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Mary Ann Lucking PO Box 750 Culebra PR 00775

Puerto Rico Electric Power Authority
Bill Objection
P.O. Box 9100
San Juan, P.R. 00908
objetarfactura@aeepr.com
21 of September of 2018

RE: Request for Objection: Account number: 4458699293
 

To whom it May concern:
 
Submitted is an objection to the invoice issued on September 12th, 2018, of bill cycle # 11 for
the above referenced account. This objection is based on the Puerto Rico Electric Power
Authority (hereinafter, PREPA) billing for energy generated by the power plants provided by
FEMA, installed by the US Army Corps of Engineers, maintained by FEMA contractors that
continue to service the island of Culebra, Puerto Rico.

This letter requests that this objection be considered in accordance with the provisions of Puerto
Rico Law #3, 2018 and that corresponding adjustments be applied to this account, consistent
with other Culebra residential and commercial accounts, without cause for subsequent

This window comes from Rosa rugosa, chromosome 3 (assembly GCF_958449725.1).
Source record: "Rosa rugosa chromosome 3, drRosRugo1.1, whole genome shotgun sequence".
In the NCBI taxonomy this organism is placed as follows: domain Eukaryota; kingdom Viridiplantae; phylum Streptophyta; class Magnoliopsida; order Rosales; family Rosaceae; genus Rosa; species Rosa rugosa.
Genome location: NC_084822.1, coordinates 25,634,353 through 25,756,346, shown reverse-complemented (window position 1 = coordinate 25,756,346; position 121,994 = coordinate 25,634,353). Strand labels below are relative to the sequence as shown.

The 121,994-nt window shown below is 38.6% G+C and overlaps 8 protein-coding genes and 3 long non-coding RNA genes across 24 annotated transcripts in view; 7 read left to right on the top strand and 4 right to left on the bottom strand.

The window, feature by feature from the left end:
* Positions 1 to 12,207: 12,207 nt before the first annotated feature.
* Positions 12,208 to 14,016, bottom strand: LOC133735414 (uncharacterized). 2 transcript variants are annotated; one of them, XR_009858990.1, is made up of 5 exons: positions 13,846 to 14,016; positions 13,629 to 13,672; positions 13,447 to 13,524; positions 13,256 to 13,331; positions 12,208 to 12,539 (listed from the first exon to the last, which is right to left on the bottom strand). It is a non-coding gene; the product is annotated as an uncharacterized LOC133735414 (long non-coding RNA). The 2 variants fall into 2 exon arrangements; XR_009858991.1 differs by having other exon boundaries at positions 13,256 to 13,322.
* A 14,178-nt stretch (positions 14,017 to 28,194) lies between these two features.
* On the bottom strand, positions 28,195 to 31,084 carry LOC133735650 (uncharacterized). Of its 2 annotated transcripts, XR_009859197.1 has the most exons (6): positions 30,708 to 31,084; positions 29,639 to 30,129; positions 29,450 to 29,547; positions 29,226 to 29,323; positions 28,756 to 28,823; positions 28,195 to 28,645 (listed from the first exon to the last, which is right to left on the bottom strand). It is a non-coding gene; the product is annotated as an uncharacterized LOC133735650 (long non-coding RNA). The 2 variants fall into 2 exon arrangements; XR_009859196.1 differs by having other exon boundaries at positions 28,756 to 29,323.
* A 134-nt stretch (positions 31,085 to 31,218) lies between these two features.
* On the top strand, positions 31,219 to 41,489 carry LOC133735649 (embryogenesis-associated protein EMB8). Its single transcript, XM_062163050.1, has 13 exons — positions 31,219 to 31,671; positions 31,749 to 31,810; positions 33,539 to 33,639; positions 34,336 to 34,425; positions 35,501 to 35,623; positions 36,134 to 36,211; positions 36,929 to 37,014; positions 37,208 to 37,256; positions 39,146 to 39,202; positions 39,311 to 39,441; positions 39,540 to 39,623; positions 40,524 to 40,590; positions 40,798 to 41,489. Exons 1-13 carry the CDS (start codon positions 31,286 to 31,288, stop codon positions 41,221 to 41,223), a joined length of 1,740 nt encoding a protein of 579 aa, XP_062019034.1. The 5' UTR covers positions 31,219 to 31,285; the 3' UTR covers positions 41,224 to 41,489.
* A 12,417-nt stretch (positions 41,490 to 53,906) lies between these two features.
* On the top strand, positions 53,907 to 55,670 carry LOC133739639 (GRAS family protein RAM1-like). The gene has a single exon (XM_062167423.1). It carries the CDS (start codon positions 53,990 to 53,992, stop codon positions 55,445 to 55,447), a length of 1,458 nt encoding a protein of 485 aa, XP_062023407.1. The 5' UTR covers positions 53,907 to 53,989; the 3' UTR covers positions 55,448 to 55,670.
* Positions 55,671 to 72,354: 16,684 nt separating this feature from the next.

procedures.  This is also a request to stop the billing to island residents, minimally pending
results released from the on-going internal governmental investigation requested by citizens and
the municipality of Culebra from Puerto Rico’s Independent Office of Consumer Protection /La
Oficina Independiente de Protección al Consumidor (OIPC). The on-going investigation, being
conducted by the Puerto Rico Bureau of Energy/ El Negociado de Energía de Puerto Rico
(NEPR), is still in the process of gathering information from impacted consumers. This letter of
opposition to the bill, and attached evidence also serves as my public statement copied to the
NEPR investigation.

The community of Culebra is an isolated, traditionally underserved, low-income, environmental
justice community that like their electrical infrastructure, is still in recovery from not just one, but
two major hurricanes. People in this community should not have to bear the additional burden
of time, seek access to legal advice or be forced to present independent research needed to
address these bills in what is in our case, a year long, disaster recovery billing cycle. PRASA
was not providing energy to an entire island, due to the very predictable transmission breaks of